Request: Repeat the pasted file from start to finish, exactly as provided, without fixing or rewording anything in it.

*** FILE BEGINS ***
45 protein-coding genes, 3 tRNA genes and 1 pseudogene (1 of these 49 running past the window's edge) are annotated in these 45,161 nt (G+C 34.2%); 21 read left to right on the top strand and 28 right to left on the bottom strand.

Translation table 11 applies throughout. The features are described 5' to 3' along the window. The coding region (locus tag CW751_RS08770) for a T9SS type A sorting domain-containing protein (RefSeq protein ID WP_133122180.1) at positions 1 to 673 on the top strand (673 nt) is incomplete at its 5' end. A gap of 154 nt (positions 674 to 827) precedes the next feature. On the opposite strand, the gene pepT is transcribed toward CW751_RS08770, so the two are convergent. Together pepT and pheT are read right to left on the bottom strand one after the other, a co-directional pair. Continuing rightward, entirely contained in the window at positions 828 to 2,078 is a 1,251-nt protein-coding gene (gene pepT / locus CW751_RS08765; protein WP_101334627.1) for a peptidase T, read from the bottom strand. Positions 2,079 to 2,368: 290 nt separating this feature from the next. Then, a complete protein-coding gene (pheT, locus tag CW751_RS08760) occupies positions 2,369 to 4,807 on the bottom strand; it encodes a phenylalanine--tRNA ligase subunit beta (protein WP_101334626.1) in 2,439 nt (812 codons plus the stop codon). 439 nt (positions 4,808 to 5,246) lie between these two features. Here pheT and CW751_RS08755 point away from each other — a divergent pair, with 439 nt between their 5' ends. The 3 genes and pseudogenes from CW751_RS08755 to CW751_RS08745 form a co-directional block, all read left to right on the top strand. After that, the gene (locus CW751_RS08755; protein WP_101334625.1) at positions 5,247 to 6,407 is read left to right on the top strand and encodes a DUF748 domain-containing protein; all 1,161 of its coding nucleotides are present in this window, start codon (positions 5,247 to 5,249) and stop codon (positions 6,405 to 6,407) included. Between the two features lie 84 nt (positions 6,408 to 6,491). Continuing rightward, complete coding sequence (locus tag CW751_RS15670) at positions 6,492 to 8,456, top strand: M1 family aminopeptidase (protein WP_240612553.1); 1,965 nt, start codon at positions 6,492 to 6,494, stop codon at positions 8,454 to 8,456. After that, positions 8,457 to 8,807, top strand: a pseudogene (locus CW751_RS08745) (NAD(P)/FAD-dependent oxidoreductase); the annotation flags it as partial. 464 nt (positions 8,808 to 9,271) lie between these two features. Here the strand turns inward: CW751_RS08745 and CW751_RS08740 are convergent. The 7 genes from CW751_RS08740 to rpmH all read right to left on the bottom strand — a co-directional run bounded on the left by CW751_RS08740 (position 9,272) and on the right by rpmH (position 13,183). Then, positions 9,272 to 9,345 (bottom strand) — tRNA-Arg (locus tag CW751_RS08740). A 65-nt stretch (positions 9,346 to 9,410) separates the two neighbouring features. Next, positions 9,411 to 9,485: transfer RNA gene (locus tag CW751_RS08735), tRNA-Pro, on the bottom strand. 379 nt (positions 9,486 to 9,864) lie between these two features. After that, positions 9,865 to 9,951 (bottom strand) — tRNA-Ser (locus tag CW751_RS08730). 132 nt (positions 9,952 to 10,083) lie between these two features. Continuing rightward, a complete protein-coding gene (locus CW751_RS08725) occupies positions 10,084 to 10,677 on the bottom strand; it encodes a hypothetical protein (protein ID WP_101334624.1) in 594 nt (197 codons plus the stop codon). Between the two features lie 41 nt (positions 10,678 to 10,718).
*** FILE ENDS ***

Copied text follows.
45 protein-coding genes, 3 tRNA genes and 1 pseudogene (1 of these 49 running past the window's edge) are annotated in these 45,161 nt (G+C 34.2%); 21 read left to right on the top strand and 28 right to left on the bottom strand.

Translation table 11 applies throughout. The features are described 5' to 3' along the window. The coding region (locus tag CW751_RS08770) for a T9SS type A sorting domain-containing protein (RefSeq protein ID WP_133122180.1) at positions 1 to 673 on the top strand (673 nt) is incomplete at its 5' end. A gap of 154 nt (positions 674 to 827) precedes the next feature. On the opposite strand, the gene pepT is transcribed toward CW751_RS08770, so the two are convergent. Together pepT and pheT are read right to left on the bottom strand one after the other, a co-directional pair. Continuing rightward, entirely contained in the window at positions 828 to 2,078 is a 1,251-nt protein-coding gene (gene pepT / locus CW751_RS08765; protein WP_101334627.1) for a peptidase T, read from the bottom strand. Positions 2,079 to 2,368: 290 nt separating this feature from the next. Then, a complete protein-coding gene (pheT, locus tag CW751_RS08760) occupies positions 2,369 to 4,807 on the bottom strand; it encodes a phenylalanine--tRNA ligase subunit beta (protein WP_101334626.1) in 2,439 nt (812 codons plus the stop codon). 439 nt (positions 4,808 to 5,246) lie between these two features. Here pheT and CW751_RS08755 point away from each other — a divergent pair, with 439 nt between their 5' ends. The 3 genes and pseudogenes from CW751_RS08755 to CW751_RS08745 form a co-directional block, all read left to right on the top strand. After that, the gene (locus CW751_RS08755; protein WP_101334625.1) at positions 5,247 to 6,407 is read left to right on the top strand and encodes a DUF748 domain-containing protein; all 1,161 of its coding nucleotides are present in this window, start codon (positions 5,247 to 5,249) and stop codon (positions 6,405 to 6,407) included. Between the two features lie 84 nt (positions 6,408 to 6,491). Continuing rightward, complete coding sequence (locus tag CW751_RS15670) at positions 6,492 to 8,456, top strand: M1 family aminopeptidase (protein WP_240612553.1); 1,965 nt, start codon at positions 6,492 to 6,494, stop codon at positions 8,454 to 8,456. After that, positions 8,457 to 8,807, top strand: a pseudogene (locus CW751_RS08745) (NAD(P)/FAD-dependent oxidoreductase); the annotation flags it as partial. 464 nt (positions 8,808 to 9,271) lie between these two features. Here the strand turns inward: CW751_RS08745 and CW751_RS08740 are convergent. The 7 genes from CW751_RS08740 to rpmH all read right to left on the bottom strand — a co-directional run bounded on the left by CW751_RS08740 (position 9,272) and on the right by rpmH (position 13,183). Then, positions 9,272 to 9,345 (bottom strand) — tRNA-Arg (locus tag CW751_RS08740). A 65-nt stretch (positions 9,346 to 9,410) separates the two neighbouring features. Next, positions 9,411 to 9,485: transfer RNA gene (locus tag CW751_RS08735), tRNA-Pro, on the bottom strand. 379 nt (positions 9,486 to 9,864) lie between these two features. After that, positions 9,865 to 9,951 (bottom strand) — tRNA-Ser (locus tag CW751_RS08730). 132 nt (positions 9,952 to 10,083) lie between these two features. Continuing rightward, a complete protein-coding gene (locus CW751_RS08725) occupies positions 10,084 to 10,677 on the bottom strand; it encodes a hypothetical protein (protein ID WP_101334624.1) in 594 nt (197 codons plus the stop codon). Between the two features lie 41 nt (positions 10,678 to 10,718).